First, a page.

Sunday, February 19, 2017

Controlled Burns Across all Four NC National Forests in Coming Months

Over the next several months as weather allows, the U.S. Forest Service is conducting several controlled burns across the four National Forests in North Carolina -- Croatan, Uwharrie, Nantahala, and Pisgah.

The agency will notify the public when the decision is made to conduct controlled burns in their area. Burning days are changeable because the proper weather conditions are needed. Controlled burning will only occur when environmental conditions permit; wind and relative humidity are key factors in fire behavior, safety, and smoke control. A scheduled burn may be cancelled that morning if conditions are not within the expected values.

Trails and roads may be closed the day before the controlled burn for firefighter and public safety. The public is asked to heed signs posted at trailheads and roads and to stay away from burn areas and closed roads and trails.

The Forest Service is required to meet state air quality requirements and will conduct smoke modeling to reduce the possible effects of smoke emissions. The proper personnel and equipment will be on site during the controlled burn.

Controlled burning is an important and versatile forest management tool that can mimic natural fire disturbances and safely reduce hazardous fuels buildup. Reducing fuels is key to limiting wildfire growth. During the historic fire season of last fall, some fires were quickly extinguished because of previous controlled burning that had occurred in those areas.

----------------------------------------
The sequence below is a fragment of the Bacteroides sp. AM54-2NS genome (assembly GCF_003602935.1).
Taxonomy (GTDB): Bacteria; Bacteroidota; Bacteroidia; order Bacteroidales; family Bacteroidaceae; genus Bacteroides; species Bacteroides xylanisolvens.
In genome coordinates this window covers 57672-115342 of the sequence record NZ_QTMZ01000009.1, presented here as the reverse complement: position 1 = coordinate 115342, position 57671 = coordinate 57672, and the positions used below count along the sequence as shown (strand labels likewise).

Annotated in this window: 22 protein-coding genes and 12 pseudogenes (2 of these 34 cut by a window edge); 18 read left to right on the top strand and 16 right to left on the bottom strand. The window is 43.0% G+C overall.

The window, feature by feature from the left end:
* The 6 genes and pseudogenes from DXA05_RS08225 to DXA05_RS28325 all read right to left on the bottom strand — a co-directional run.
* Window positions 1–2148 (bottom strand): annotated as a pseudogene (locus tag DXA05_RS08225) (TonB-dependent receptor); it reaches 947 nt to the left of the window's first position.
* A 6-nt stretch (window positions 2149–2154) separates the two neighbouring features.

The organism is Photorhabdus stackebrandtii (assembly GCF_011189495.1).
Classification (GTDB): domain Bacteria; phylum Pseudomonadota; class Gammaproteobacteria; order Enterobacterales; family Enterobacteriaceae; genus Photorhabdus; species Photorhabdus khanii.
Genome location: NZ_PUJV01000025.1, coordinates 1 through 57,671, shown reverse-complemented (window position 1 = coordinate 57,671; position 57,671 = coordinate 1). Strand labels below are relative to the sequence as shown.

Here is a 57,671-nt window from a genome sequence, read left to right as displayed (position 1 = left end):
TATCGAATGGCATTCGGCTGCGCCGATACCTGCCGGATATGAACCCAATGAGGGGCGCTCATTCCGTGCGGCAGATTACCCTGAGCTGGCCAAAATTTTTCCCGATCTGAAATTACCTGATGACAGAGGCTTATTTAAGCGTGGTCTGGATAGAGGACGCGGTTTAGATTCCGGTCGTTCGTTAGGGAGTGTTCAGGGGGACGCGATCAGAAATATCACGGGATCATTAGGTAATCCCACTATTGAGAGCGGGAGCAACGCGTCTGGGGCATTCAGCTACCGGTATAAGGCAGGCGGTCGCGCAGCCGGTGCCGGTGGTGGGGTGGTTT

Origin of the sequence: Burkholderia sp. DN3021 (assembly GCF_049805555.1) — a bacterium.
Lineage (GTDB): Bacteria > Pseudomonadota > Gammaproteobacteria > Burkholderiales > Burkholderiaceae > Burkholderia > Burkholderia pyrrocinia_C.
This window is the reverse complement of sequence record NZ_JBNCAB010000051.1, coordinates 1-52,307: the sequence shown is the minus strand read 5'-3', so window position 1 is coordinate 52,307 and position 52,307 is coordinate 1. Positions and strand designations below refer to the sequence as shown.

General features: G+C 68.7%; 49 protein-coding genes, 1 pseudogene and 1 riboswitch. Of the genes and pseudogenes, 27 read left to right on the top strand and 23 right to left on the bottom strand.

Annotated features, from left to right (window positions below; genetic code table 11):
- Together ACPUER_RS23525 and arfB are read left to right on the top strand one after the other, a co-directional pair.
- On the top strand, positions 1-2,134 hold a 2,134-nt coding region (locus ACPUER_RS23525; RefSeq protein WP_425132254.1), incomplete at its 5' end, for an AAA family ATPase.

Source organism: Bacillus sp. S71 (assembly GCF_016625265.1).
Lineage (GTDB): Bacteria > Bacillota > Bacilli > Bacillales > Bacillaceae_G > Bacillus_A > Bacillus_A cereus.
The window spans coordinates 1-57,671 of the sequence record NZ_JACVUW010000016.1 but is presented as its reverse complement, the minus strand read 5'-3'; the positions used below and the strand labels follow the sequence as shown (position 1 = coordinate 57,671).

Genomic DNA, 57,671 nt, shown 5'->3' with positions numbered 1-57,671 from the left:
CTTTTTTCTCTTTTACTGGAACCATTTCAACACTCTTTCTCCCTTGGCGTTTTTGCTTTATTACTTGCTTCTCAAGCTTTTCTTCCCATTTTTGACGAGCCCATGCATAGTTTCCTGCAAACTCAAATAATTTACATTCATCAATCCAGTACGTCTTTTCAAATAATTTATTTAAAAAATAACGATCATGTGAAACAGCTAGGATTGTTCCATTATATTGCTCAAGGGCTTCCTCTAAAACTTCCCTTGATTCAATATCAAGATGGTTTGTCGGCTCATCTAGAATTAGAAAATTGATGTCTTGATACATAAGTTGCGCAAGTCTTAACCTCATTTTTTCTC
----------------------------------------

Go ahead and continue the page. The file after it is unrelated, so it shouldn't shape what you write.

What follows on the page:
Habitat for a variety of wildlife can be improved through carefully executed controlled burns. Regular controlled burns promote the growth of herbaceous plants that provide food, such as fruit, for wildlife including important game animals such as deer and turkey.

Controlled burning is an essential ecological tool for restoration and maintenance of longleaf pine ecosystems in eastern North Carolina. In the Southern Appalachians, the Forest Service uses controlled burning to promote fire-tolerant native plants and restore threatened plants and communities, such as table mountain pine and mountain golden heather. The low- to medium-intensity burns create healthier, more diverse and more resilient forests.

All controlled burns are thoroughly planned and analyzed by a team of specialists to ensure that wildlife, fisheries, rare plants, and historic sites are not harmed. Burned areas can be unsightly at first; however, the forests will green up in a matter of months.



Jeff
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